Since a year or two, I have been feeling a bit exhausted and constantly thinking, "Take it easy, please." It's not surprising, considering I stopped being active, possibly due to the lockdowns, work-related stress and fatigue in the evenings, among other things. But to be honest, my idea of being active was merely walking a lot in the morning sun, waking up early and being a brisk walker. I wasn't into weightlifting or running long distances - just normal, light movement.
Another aspect related to this is my weight. As a child and during my youth, I was always very slim, perhaps too slim. However, nowadays I've gained some extra kilos. I've gone from 62 kilograms to 84 kilograms, which is still acceptable for my size (so I'm not overweight, just "normal"), but it's more than I weighed 10 years ago. But at 42 years old, I'm starting to feel the effects of these additional kilos, so I want to get rid of them.
I must admit, I don't eat very healthily. I consume too much sugar and indulge in chocolate and other similar treats, although I try to balance it out with "decent" food. Sometimes, however, I go overboard. But this is partly because I want to enjoy myself in the present and not constantly worry about the future (who knows what might happen... tomorrow you will get hit by the bus). Nevertheless, I understand the need to reduce the unhealthy stuff - without completely giving up the fun. Instead of having three pieces of chocolate, I'll settle for just one.
Recently, I also felt an inner urge to start running or jogging. Perhaps it's the arrival of summer that makes me want to be an early bird, running like a young horse through the grass. So, a few days ago, I decided to give it a try. It turned out to be a complete failure. I realized there's a vast difference between running to catch a bus or train and simply "going for a run." I was so embarrassed about stumbling around that I waited until the evening to go out. Around 9 p.m., I left the house in my jogging pants, a t-shirt and sports shoes, heading to a nearby street where there are usually fewer people. And then I started running... or at least attempted to. Five to ten minutes later, I was out of breath, my legs were aching, everything felt destroyed and I had barely covered a short distance. It was a massive failure.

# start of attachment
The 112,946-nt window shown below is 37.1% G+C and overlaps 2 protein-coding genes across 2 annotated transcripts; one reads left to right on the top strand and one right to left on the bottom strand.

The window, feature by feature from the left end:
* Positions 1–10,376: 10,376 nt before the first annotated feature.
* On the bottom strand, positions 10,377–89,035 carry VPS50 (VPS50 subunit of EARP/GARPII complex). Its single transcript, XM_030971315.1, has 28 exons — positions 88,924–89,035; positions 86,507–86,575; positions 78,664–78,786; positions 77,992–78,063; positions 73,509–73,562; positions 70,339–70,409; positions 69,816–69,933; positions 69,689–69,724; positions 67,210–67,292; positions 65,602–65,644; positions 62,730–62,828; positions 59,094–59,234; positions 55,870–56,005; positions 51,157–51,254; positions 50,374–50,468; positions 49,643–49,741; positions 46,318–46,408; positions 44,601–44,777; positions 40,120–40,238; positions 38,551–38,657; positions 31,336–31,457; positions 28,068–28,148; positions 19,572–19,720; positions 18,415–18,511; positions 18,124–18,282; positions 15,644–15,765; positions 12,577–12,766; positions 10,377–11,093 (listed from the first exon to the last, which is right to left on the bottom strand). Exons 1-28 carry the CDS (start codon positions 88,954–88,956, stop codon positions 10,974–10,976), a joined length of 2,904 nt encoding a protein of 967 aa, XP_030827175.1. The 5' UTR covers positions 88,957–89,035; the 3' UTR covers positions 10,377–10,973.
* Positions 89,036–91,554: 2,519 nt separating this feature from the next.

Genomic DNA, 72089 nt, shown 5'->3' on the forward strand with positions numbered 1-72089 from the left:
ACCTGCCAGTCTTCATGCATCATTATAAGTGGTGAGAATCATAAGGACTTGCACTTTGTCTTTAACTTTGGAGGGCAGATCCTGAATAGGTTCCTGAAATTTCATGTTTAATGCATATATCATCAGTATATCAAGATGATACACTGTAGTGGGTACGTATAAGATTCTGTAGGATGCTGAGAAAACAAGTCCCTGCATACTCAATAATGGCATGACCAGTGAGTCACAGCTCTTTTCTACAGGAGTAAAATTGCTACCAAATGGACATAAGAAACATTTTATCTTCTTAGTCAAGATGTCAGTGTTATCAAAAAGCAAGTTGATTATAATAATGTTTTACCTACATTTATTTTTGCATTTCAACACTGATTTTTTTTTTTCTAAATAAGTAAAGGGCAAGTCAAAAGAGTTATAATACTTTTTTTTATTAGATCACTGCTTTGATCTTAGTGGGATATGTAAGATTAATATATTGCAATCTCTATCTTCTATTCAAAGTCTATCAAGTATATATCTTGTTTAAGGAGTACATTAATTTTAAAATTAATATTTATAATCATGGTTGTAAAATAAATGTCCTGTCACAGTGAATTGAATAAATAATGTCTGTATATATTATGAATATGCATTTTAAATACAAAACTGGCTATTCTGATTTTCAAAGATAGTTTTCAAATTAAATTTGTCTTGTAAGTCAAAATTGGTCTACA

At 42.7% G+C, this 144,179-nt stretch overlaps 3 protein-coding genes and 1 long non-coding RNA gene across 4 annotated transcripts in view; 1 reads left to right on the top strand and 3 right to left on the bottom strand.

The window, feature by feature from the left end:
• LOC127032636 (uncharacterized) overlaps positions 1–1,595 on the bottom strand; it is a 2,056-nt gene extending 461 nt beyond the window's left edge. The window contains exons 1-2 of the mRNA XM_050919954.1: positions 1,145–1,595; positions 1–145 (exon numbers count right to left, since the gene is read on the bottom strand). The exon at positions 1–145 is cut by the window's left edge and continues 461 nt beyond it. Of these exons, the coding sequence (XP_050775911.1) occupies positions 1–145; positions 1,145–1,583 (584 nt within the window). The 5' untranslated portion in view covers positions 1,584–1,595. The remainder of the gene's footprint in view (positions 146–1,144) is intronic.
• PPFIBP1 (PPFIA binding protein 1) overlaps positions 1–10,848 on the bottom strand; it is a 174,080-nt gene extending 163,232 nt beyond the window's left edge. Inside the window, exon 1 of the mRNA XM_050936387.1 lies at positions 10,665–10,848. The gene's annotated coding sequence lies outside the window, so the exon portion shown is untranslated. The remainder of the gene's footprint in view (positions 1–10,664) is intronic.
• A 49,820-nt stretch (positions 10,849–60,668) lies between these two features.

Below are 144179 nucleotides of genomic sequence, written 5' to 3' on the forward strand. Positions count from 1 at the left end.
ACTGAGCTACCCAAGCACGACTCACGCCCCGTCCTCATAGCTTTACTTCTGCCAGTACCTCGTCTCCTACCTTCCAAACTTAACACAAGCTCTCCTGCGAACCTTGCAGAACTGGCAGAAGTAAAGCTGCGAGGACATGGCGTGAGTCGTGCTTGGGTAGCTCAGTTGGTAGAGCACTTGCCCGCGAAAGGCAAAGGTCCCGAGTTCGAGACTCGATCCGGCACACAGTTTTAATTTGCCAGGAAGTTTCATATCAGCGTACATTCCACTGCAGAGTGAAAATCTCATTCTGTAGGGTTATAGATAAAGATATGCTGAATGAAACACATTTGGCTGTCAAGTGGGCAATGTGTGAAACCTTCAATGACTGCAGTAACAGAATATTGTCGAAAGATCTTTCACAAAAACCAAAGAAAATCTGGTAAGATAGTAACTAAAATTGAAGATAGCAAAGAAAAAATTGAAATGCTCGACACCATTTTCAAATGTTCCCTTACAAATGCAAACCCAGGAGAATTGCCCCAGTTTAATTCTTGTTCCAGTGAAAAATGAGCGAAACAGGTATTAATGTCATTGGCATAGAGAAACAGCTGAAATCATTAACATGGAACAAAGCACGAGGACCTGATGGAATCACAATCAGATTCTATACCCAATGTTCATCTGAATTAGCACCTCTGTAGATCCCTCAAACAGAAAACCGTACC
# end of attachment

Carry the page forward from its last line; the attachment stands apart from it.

Dejected, I returned home and reassessed my approach. I decided to try "fast walking" instead. So, two or three days later, I woke up at 6 a.m., left the house and started walking. Slowly at first, then picking up speed. I may look like I'm rushing to an appointment I'm late for, but I no longer care. I simply want to do it. I want to be active.
Today marks the third day of this morning routine and it already feels much better. My legs still hurt and my body is putting up a fight, but I'm covering around 5 kilometers in about 50 minutes, including some uphill and downhill stretches in this area. The initial burning sensation in my legs subsides after 15 minutes and my breathing becomes more natural. I'm sweating profusely, but I'm starting to enjoy it. It may take weeks before I can run or jog without feeling like I'll die, but that doesn't matter. The important thing is that I'm moving my body from point A to point B with some speed, breaking a sweat and working my muscles. It's not just okay - it's also great to see that nobody else pays attention to what I'm doing in the parks. I'm just one among many and everyone is focused on their own activities.
There's this elderly gentleman who goes "running" in the morning too. I believe he may have had a stroke because he can't move one side properly, but he's still out there jogging. It's at a very slow pace (snail speed), but the last time I saw him, he made it to the top of the hill. I have so much respect for him!
One of the wonderful aspects of this journey is that it allows me to explore and embrace technological advancements too, particularly open-source solutions again. Instead of relying on my old FitBit watch from Amazon, I've opted for a different approach again. I use OsmAnd, an offline app for OpenStreetMap, and OpenTracks on my Android smartphone to track my progress - and I absolutely love it. I've actually used this setup in the past, a few years ago, to customize and contribute new trails to the OpenStreetMap project and it has always worked flawlessly. And it's still the same today, great!